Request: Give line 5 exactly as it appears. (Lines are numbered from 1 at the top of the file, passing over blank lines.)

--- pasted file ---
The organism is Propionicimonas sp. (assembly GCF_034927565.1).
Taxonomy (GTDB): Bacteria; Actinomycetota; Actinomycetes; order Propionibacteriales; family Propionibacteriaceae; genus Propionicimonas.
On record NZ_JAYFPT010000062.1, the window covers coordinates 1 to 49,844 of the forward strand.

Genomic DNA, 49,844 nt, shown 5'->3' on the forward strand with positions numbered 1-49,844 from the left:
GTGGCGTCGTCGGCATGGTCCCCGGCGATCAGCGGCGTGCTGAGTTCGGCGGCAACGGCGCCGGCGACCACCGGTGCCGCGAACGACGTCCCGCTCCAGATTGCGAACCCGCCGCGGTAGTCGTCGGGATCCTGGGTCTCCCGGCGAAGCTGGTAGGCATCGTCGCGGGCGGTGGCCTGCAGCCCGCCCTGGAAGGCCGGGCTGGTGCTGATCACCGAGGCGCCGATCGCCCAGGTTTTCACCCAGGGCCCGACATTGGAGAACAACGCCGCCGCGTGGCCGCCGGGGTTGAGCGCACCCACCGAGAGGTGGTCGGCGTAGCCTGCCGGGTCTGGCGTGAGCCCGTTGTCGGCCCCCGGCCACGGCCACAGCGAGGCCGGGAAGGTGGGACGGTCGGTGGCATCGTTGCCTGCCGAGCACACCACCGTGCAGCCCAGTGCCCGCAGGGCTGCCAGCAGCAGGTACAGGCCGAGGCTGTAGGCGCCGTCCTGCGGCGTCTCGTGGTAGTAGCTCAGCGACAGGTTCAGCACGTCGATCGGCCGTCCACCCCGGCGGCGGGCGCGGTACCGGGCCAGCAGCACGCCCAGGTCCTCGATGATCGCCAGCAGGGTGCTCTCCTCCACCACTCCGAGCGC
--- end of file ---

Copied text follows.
GTGGCGTCGTCGGCATGGTCCCCGGCGATCAGCGGCGTGCTGAGTTCGGCGGCAACGGCGCCGGCGACCACCGGTGCCGCGAACGACGTCCCGCTCCAGATTGCGAACCCGCCGCGGTAGTCGTCGGGATCCTGGGTCTCCCGGCGAAGCTGGTAGGCATCGTCGCGGGCGGTGGCCTGCAGCCCGCCCTGGAAGGCCGGGCTGGTGCTGATCACCGAGGCGCCGATCGCCCAGGTTTTCACCCAGGGCCCGACATTGGAGAACAACGCCGCCGCGTGGCCGCCGGGGTTGAGCGCACCCACCGAGAGGTGGTCGGCGTAGCCTGCCGGGTCTGGCGTGAGCCCGTTGTCGGCCCCCGGCCACGGCCACAGCGAGGCCGGGAAGGTGGGACGGTCGGTGGCATCGTTGCCTGCCGAGCACACCACCGTGCAGCCCAGTGCCCGCAGGGCTGCCAGCAGCAGGTACAGGCCGAGGCTGTAGGCGCCGTCCTGCGGCGTCTCGTGGTAGTAGCTCAGCGACAGGTTCAGCACGTCGATCGGCCGTCCACCCCGGCGGCGGGCGCGGTACCGGGCCAGCAGCACGCCCAGGTCCTCGATGATCGCCAGCAGGGTGCTCTCCTCCACCACTCCGAGCGC